Book Reviews

The latest indie book reviews from Self-Publishing Review

Review: When Truth Awakens by Terrence Carling

Wil Medlo was laid off from his job in the CIA as an analyst and now resides in Canada. He is intentionally drawn into a set of events that brings him to Chas Newbury; US “Retired” Intelligence Officer. Chas has a pharmaceutical business and a secret that he wants to exploit.…

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Review: Off the Grid by Dan Kolbet

It’s frightening to ponder how much we rely on the electricity delivered into our homes. Light, heat, cooking, cleaning – even the most basic elements of what we’ve come to take for granted as civilized life depend on it. It’s fair to say that if the lights suddenly went off we’d have a hard time adapting to a world of steam engines and hand cranks, whatever our lingering pastoral fantasies of what a post-apocalypse world might look like.…

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Review: Unexpected Destiny by Ariana N. Dickey

First impressions are vital with self-published books, especially first novels with few user reviews. Unexpected Destiny has a fairly bland cover, rendered unfortunately dark and murky by Lulu’s printing process on the copy I received. The interior layout is mostly professional-looking, with a few odd formatting choices (most notably in the way non-human dialogue is set, which is not only strange, but inconsistent).…

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Review: The Imitation of Patsy Burke by John J. Gaynard

Booze, brawls, sex and schizophrenia—such is the artist’s life in Paris, according to this raucous satire.

When Patsy Burke, a world-famous Irish sculptor living in France, wakes up in his hotel with his body torn and bloody and no recollection of how it got that way, he’s not particularly surprised.…

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Review: Honor and Entropy by Arthur Spevak

Honor and Entropy is a complex book — part mystery, part war narrative, and in essence a coming of age story, with age not measured by chronology.  Before it is these things it is also a story within a story, that of Telly Benson’s search for his long-lost father and his friend Art Spevak’s reflection on that quest and its results.…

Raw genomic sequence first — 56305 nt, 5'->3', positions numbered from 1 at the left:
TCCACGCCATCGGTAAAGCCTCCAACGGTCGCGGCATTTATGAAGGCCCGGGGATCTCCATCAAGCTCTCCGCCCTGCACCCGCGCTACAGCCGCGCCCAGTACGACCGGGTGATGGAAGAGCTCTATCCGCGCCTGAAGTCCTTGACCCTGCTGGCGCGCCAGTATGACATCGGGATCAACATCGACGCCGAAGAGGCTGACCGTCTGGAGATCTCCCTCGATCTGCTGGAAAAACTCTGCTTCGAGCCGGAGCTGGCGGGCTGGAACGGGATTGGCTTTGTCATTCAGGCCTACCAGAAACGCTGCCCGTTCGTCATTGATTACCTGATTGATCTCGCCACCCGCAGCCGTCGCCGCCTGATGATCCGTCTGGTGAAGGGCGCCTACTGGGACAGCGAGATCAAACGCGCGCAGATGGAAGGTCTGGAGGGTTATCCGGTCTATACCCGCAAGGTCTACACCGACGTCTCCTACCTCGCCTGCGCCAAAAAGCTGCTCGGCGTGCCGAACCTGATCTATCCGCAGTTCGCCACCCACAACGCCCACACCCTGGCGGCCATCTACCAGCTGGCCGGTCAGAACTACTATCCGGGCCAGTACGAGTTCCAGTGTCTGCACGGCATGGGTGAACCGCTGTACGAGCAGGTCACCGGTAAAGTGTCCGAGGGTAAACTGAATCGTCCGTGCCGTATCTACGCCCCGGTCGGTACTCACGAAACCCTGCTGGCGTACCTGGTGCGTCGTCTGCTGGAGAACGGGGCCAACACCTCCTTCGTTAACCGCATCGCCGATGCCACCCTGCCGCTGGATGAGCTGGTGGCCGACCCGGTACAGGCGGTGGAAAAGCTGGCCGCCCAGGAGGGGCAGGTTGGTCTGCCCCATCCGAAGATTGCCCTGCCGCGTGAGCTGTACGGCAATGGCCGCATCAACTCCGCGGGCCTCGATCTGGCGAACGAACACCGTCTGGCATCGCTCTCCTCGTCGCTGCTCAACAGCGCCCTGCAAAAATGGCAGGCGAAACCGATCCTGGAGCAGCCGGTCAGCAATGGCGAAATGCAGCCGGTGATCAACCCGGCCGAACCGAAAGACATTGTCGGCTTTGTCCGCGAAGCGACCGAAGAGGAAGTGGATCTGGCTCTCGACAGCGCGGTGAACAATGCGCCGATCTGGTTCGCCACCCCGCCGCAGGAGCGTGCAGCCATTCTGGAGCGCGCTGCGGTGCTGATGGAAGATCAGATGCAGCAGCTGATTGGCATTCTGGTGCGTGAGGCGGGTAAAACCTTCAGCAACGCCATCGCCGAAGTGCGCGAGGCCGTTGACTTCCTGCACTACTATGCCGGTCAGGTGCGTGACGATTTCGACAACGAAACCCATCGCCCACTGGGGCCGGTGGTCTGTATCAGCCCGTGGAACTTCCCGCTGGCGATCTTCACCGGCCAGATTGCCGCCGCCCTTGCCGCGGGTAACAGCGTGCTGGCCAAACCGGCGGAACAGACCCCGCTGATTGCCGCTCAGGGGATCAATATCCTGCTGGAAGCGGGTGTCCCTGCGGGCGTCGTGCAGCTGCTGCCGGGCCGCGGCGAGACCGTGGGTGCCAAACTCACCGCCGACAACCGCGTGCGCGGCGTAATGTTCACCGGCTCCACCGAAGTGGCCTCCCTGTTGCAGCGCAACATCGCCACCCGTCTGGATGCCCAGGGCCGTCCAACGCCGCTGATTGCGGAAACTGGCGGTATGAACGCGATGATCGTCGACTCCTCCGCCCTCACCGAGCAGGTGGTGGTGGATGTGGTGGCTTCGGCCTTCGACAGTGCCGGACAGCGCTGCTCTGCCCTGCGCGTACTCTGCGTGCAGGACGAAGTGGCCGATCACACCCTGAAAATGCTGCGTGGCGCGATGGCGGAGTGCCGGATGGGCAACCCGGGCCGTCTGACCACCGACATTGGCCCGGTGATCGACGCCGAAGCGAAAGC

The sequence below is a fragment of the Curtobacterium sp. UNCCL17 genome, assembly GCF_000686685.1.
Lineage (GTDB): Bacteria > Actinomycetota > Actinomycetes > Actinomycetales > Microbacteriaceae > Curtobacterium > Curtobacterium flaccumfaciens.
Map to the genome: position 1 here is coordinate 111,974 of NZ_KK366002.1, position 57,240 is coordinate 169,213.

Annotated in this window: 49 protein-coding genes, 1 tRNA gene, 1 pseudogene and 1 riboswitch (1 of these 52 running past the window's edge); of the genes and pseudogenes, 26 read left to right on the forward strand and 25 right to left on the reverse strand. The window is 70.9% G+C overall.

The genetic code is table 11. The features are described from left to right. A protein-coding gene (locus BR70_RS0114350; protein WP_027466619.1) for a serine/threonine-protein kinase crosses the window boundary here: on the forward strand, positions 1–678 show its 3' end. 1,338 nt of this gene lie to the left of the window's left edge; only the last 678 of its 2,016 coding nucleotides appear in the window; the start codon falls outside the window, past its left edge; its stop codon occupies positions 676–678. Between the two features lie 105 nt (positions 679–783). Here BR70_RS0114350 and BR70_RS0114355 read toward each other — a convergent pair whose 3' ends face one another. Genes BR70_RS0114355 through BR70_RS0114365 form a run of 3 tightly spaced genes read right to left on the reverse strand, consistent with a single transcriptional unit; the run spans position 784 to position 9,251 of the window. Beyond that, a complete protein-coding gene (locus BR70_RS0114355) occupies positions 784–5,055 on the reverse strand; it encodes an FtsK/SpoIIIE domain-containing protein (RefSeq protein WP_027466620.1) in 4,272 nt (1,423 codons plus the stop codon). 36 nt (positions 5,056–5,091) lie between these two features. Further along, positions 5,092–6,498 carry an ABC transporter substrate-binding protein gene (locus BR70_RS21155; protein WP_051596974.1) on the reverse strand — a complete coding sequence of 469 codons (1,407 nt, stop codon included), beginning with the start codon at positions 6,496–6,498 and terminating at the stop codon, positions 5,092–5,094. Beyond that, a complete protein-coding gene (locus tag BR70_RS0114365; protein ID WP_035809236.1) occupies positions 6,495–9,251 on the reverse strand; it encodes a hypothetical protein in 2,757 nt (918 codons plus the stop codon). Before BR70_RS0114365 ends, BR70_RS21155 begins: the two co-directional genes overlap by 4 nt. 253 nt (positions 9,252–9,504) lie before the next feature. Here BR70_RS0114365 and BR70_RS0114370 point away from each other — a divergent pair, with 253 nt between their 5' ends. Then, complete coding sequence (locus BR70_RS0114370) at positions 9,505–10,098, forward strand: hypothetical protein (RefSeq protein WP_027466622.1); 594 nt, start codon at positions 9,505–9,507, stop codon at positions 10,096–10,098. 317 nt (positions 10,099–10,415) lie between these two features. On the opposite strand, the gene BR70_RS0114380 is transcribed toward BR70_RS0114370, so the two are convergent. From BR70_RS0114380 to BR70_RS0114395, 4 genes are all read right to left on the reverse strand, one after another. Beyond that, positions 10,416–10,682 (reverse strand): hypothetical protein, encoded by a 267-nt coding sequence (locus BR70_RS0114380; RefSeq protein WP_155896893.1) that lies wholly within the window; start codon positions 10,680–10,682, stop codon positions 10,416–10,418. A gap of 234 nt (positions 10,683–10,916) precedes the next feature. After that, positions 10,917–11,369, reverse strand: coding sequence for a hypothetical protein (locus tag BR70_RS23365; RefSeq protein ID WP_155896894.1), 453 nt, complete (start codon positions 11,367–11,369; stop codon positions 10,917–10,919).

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Review: Falling into History by Peter Fleming

A man, a woman, and a talking Martian plant walk into a bar…

OK, that doesn’t exactly happen in Falling into History—among other things, the plant doesn’t walk; it glides. However, Peter Fleming’s time-traveling tale is about a sentient, super-powered plant transporting itself and two human companions through time and space, and an eighteenth-century London pub is one of the stops in the book.…

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Review: From the Ground Up by Christopher W. Siders

A callow young hotshot gets taken down more than a few pegs in this caustic, darkly humorous tale of the travails—and unlikely consolations—of traumatic brain injury.

Matt Riggs, a 29-year-old sportswriter in Jacksonville, Fla., has everything he wants: good looks, a beautiful girlfriend named Amanda, a manipulative way with words and a super-sized ego that keeps him focused on the one thing that matters—himself.…

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Review: Infinite Sacrifice by L. E. Waters

Am I having another morphine dream? Did I slip into a coma? Where am I?

Interesting start to a book about Lazrina/Maya, who finds herself dead and speaking to her spirit guide Zachariah. From this point on, Lazrina/Maya finds herself in a place where she must now revisit all her past lives and live through the lessons each one has to teach her.…

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